Nova Scotia

New committee to review recommendations from Halifax report on defunding police

The subcommittee of the Halifax Board of Police Commissioners will take on reviewing each of the 36 recommendations in a recent report on defunding the police.

El Jones, who helped author report, supportive of subcommittee but calls for urgent action

A group of police in riot gear including shields and batons form a circle around other police on bicycles and a man in construction clothes next to a wooden shelter. A large crowd is visible in the background
Some Halifax police officers donned riot gear as part of the efforts in August 2021 to remove a temporary housing shelter at a city park. (Andrew Vaughan/The Canadian Press)

A new subcommittee of the Halifax Board of Police Commissioners will take on reviewing each of the 36 recommendations in a report on defunding the police.

Commissioner Lisa Blackburn motioned to create the committee at Monday's board meeting after discussions with one of the report's authors, El Jones. The motion passed unanimously.

"I just see this as the logical next step," said Blackburn. "We have this report, we've had about a month and a bit to digest it."

The committee is to review each recommendation and determine the governing body responsible for its completion.

Blackburn, the municipal councillor for District 14, said while the board can act independently on some recommendations, others — like mental health and housing supports — will require action from council and the provincial government. 

"We need to get our bearings and determine who will be responsible for what and then work on next steps from there," she said.

Divvying up responsibilities

Questions of responsibility and jurisdiction came up in Friday's council debate over the policing budget.

While many councillors referred to the report and public outcry over a proposed $2-million budget increase as signals that it is time to fundamentally change the city's approach to policing, others argued many of the recommendations in the document fall outside council's mandate.   

Speaking at Monday's meeting, Jones said she was pleased to see the interest in moving the report's work forward.

But she pointed out that several recommendations are straightforward and could be addressed by the board of police commissioners directly; for instance, use of force reviews, participatory budgeting, and not funding police body cameras.

Wherever possible, she said, the report specifies when a recommendation falls within the board's or council's spheres of responsibility.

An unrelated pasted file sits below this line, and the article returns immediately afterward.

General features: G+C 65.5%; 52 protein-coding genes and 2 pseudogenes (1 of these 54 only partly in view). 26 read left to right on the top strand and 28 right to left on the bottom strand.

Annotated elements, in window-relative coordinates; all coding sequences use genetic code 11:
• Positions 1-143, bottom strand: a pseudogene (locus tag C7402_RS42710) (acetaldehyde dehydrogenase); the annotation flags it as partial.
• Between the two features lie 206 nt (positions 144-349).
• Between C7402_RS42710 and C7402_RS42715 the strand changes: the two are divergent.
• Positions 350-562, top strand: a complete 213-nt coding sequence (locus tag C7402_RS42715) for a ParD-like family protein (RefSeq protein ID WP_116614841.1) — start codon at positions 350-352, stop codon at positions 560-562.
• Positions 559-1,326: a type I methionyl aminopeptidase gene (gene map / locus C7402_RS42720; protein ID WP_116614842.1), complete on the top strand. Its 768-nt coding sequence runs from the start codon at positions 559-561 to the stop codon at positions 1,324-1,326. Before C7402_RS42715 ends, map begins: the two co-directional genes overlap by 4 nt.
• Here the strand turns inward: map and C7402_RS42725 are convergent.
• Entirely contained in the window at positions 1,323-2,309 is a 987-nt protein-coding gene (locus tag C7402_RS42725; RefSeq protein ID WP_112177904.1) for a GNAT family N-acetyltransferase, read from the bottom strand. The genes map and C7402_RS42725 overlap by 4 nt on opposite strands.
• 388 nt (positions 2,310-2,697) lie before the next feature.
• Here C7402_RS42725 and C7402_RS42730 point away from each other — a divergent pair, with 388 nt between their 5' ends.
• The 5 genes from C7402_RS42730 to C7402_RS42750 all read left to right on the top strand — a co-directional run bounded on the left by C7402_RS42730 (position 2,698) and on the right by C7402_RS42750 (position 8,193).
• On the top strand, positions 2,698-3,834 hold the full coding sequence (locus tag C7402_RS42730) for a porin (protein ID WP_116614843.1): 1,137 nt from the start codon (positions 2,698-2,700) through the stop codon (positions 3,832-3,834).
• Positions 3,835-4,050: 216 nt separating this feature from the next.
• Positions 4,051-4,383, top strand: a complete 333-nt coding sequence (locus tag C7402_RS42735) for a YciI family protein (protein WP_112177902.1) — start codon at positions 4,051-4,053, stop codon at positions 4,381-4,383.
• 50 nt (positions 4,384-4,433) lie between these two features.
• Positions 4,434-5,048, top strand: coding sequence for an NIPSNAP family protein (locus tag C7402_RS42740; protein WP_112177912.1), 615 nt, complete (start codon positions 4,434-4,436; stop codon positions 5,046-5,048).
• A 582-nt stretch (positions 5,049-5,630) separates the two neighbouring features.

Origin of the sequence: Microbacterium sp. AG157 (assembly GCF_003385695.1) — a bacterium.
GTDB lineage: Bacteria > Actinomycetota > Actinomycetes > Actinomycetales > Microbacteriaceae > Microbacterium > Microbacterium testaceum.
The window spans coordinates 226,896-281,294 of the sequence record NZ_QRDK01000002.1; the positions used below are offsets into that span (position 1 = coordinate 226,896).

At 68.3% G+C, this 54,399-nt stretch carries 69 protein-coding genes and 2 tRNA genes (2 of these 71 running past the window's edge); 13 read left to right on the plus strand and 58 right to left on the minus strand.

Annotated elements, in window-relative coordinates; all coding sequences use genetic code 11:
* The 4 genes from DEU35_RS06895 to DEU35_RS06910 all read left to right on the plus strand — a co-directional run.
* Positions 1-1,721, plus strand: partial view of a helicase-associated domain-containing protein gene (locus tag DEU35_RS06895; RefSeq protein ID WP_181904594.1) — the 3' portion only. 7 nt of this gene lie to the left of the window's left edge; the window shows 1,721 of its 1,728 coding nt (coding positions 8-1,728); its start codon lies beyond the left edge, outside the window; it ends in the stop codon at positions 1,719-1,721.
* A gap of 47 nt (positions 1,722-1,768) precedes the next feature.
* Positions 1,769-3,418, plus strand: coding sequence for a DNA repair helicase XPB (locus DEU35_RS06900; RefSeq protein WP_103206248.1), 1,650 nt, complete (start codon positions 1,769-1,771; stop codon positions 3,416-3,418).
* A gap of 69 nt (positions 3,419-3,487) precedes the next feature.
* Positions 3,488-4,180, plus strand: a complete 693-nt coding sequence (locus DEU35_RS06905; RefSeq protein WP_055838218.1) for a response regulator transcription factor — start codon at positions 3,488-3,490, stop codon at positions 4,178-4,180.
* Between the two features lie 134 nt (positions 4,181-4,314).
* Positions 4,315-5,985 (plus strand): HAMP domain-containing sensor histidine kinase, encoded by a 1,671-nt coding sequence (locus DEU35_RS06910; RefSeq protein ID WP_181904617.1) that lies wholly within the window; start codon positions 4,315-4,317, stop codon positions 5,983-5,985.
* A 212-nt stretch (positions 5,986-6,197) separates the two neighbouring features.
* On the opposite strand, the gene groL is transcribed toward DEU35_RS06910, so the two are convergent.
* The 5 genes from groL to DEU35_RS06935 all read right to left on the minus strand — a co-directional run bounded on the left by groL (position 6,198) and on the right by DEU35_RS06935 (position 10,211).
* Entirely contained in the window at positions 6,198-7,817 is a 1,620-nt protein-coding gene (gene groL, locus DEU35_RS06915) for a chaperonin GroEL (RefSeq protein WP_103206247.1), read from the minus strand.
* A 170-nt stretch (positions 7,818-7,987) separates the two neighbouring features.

Action is urgent

While she agreed it is important not to rush new policies, Jones cautioned the board not to get bogged down by bureaucratic details.

"I do want to remind us that there are many urgencies to this work," Jones said. "Some things are life and death."

Jones referred to the recent killing by Calgary police of a young Black man said to have been suffering a mental health crisis.

Police in that case have said they were responding to a complaint of an assault, not a mental health call. Alberta's policing watchdog is investigating the shooting.

"That shows the urgency of mental health services," Jones said, adding that "there is a chance here to do the kind of work that prevents that from happening."

El Jones is a well-known community activist who chaired a committee created to define what it means to defund the police. Jones is an assistant professor of political and Canadian studies at Mount Saint Vincent University in Halifax. (Robert Short/CBC )

Jones also referred to the events of Saturday night at the People's Park in north-end Halifax, where Halifax Regional Police seized lumber and materials from a structure that housed food for people living in the park in tents.

"The name of the committee does not matter as much as the fact that people are living in tents," Jones said. "People are living without food." 

The board agreed the new subcommittee would require terms of reference and a work plan to ensure efficiency and transparency. Board chairman Lindell Smith said work would begin toward defining those as soon as possible.

He also promised not to allow the "government-ese" to overshadow the actions required.

"It's the work and the urgency of the actual items within the report that need to be done now," said Smith, the councillor for District 8.

Linking defunding to public safety

Committee members have yet to be determined, but will include three members of the board of police commissioners.

Public safety adviser Amy Siciliano told the board meeting that the municipality is also starting discussions about how to link the report's recommendations with HRM's new public safety strategy.

The two forces that operate within the municipality, the Halifax Regional Police and Halifax District RCMP, reported their most recent crime statistics during the meeting.

Total Criminal Code offences from July to December 2021 were up about 9.5 per cent, according to HRP statistics, and about 12 per cent for the RCMP. 

Darren Campbell, acting superintendent of the Halifax District RCMP, said he believes part of the increase is attributable to the loosening of COVID-19 restrictions.

Halifax Regional Police Chief Dan Kinsella gave a third-quarter spending update projecting a surplus of $1.2 million for 2021-22. 

The board of police commissioners will meet again March 7 or 8 to revise this year's recently rejected policing budget.


Rose Murphy is a reporter for CBC Nova Scotia. You can contact her at